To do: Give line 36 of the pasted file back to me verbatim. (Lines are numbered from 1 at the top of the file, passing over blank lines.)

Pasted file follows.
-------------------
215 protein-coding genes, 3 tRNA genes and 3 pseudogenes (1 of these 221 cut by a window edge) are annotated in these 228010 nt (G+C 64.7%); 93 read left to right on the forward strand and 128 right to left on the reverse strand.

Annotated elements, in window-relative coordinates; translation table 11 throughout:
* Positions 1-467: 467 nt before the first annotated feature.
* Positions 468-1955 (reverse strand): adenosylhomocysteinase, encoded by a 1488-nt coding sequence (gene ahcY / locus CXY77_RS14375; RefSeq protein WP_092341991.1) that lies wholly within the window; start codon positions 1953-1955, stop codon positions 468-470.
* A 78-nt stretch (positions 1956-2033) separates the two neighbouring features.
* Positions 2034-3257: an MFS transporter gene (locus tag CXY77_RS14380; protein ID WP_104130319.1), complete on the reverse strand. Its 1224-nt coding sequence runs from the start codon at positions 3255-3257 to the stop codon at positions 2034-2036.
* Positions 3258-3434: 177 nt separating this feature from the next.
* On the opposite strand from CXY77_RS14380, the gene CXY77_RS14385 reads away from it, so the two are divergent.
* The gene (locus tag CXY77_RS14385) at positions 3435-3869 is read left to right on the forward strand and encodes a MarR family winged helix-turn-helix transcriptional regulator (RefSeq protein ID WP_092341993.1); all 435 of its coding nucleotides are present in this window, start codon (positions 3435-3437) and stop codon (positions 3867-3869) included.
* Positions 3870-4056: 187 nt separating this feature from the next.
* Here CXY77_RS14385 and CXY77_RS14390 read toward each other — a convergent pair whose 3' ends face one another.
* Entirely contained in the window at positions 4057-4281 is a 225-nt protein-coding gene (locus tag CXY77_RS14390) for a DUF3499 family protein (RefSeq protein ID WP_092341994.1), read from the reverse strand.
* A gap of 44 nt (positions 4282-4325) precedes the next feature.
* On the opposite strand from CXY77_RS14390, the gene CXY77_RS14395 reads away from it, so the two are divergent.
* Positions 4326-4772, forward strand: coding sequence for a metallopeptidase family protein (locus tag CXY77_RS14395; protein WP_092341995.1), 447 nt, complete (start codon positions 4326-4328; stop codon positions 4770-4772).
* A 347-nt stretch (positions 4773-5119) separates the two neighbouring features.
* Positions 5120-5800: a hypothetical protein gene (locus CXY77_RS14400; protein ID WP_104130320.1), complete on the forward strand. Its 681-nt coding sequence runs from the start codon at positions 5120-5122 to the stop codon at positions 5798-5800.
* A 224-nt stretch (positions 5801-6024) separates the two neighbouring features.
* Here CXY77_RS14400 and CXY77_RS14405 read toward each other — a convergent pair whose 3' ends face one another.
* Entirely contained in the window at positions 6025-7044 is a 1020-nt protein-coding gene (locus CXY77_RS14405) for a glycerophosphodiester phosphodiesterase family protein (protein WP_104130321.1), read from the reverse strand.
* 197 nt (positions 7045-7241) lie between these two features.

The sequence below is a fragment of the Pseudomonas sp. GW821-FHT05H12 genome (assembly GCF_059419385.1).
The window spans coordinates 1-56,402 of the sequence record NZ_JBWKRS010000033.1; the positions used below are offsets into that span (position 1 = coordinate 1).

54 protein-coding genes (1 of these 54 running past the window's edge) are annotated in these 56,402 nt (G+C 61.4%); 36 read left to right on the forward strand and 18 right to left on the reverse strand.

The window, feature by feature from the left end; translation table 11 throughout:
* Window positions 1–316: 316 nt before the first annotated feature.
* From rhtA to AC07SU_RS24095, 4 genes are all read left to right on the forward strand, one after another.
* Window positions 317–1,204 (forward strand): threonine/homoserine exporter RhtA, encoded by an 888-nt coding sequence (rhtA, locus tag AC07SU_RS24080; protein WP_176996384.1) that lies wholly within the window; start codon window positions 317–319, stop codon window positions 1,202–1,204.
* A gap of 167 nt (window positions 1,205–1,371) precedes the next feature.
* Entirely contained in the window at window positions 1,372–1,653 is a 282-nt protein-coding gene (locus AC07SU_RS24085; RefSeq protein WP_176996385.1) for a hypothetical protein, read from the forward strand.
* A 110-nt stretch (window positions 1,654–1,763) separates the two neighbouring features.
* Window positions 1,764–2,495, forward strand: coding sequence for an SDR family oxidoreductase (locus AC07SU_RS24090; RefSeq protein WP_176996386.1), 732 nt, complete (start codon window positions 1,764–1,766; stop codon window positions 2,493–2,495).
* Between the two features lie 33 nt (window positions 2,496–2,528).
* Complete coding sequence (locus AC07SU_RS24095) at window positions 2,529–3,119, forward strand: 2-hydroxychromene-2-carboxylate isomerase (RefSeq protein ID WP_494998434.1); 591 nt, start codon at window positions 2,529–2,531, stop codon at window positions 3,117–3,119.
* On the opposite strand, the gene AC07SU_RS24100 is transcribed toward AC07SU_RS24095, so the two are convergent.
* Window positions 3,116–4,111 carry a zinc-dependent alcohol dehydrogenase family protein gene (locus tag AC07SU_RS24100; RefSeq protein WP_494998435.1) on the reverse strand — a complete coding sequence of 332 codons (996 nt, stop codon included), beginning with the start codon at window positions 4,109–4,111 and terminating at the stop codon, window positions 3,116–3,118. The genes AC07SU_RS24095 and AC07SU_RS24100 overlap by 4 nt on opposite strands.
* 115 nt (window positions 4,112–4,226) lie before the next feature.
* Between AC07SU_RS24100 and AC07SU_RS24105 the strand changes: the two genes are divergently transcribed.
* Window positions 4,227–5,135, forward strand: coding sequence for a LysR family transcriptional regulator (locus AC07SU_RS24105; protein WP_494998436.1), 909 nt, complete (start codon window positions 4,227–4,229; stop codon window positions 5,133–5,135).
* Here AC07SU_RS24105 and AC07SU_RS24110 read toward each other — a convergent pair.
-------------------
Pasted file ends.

* Window positions 3,116–4,111 carry a zinc-dependent alcohol dehydrogenase family protein gene (locus tag AC07SU_RS24100; RefSeq protein WP_494998435.1) on the reverse strand — a complete coding sequence of 332 codons (996 nt, stop codon included), beginning with the start codon at window positions 4,109–4,111 and terminating at the stop codon, window positions 3,116–3,118. The genes AC07SU_RS24095 and AC07SU_RS24100 overlap by 4 nt on opposite strands.